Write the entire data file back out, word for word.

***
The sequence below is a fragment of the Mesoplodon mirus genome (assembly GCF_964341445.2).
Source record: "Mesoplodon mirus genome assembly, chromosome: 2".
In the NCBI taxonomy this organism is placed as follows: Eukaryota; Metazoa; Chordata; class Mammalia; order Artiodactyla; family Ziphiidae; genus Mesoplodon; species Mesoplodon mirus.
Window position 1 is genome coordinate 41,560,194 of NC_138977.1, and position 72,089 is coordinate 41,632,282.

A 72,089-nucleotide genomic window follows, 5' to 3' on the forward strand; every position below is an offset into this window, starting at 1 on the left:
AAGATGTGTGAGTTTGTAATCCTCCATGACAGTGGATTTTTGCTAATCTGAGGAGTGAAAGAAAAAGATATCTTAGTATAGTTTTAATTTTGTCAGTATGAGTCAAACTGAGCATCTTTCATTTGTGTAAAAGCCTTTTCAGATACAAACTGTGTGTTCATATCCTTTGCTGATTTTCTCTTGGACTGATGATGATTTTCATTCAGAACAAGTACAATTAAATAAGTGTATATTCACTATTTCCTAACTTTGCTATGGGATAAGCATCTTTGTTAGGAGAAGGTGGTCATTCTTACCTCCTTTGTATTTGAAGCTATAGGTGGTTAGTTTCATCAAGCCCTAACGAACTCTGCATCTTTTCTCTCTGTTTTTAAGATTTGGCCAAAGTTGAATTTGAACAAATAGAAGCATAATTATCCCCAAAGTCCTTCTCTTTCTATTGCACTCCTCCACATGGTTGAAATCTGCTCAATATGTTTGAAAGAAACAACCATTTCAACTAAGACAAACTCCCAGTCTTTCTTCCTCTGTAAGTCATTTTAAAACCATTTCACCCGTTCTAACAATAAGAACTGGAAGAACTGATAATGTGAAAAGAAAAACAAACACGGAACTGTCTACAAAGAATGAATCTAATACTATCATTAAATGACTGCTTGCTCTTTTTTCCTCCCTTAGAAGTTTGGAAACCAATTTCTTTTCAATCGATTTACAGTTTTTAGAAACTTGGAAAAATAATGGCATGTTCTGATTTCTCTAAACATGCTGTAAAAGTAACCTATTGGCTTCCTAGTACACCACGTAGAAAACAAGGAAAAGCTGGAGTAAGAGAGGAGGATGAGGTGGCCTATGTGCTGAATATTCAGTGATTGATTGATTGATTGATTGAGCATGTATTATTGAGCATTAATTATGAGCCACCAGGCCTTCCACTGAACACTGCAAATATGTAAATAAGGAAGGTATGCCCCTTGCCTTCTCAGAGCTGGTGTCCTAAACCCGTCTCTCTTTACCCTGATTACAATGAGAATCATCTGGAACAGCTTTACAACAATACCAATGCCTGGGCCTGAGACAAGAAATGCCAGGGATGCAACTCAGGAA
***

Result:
The sequence below is a fragment of the Mesoplodon mirus genome (assembly GCF_964341445.2).
Source record: "Mesoplodon mirus genome assembly, chromosome: 2".
In the NCBI taxonomy this organism is placed as follows: Eukaryota; Metazoa; Chordata; class Mammalia; order Artiodactyla; family Ziphiidae; genus Mesoplodon; species Mesoplodon mirus.
Window position 1 is genome coordinate 41,560,194 of NC_138977.1, and position 72,089 is coordinate 41,632,282.

A 72,089-nucleotide genomic window follows, 5' to 3' on the forward strand; every position below is an offset into this window, starting at 1 on the left:
AAGATGTGTGAGTTTGTAATCCTCCATGACAGTGGATTTTTGCTAATCTGAGGAGTGAAAGAAAAAGATATCTTAGTATAGTTTTAATTTTGTCAGTATGAGTCAAACTGAGCATCTTTCATTTGTGTAAAAGCCTTTTCAGATACAAACTGTGTGTTCATATCCTTTGCTGATTTTCTCTTGGACTGATGATGATTTTCATTCAGAACAAGTACAATTAAATAAGTGTATATTCACTATTTCCTAACTTTGCTATGGGATAAGCATCTTTGTTAGGAGAAGGTGGTCATTCTTACCTCCTTTGTATTTGAAGCTATAGGTGGTTAGTTTCATCAAGCCCTAACGAACTCTGCATCTTTTCTCTCTGTTTTTAAGATTTGGCCAAAGTTGAATTTGAACAAATAGAAGCATAATTATCCCCAAAGTCCTTCTCTTTCTATTGCACTCCTCCACATGGTTGAAATCTGCTCAATATGTTTGAAAGAAACAACCATTTCAACTAAGACAAACTCCCAGTCTTTCTTCCTCTGTAAGTCATTTTAAAACCATTTCACCCGTTCTAACAATAAGAACTGGAAGAACTGATAATGTGAAAAGAAAAACAAACACGGAACTGTCTACAAAGAATGAATCTAATACTATCATTAAATGACTGCTTGCTCTTTTTTCCTCCCTTAGAAGTTTGGAAACCAATTTCTTTTCAATCGATTTACAGTTTTTAGAAACTTGGAAAAATAATGGCATGTTCTGATTTCTCTAAACATGCTGTAAAAGTAACCTATTGGCTTCCTAGTACACCACGTAGAAAACAAGGAAAAGCTGGAGTAAGAGAGGAGGATGAGGTGGCCTATGTGCTGAATATTCAGTGATTGATTGATTGATTGATTGAGCATGTATTATTGAGCATTAATTATGAGCCACCAGGCCTTCCACTGAACACTGCAAATATGTAAATAAGGAAGGTATGCCCCTTGCCTTCTCAGAGCTGGTGTCCTAAACCCGTCTCTCTTTACCCTGATTACAATGAGAATCATCTGGAACAGCTTTACAACAATACCAATGCCTGGGCCTGAGACAAGAAATGCCAGGGATGCAACTCAGGAA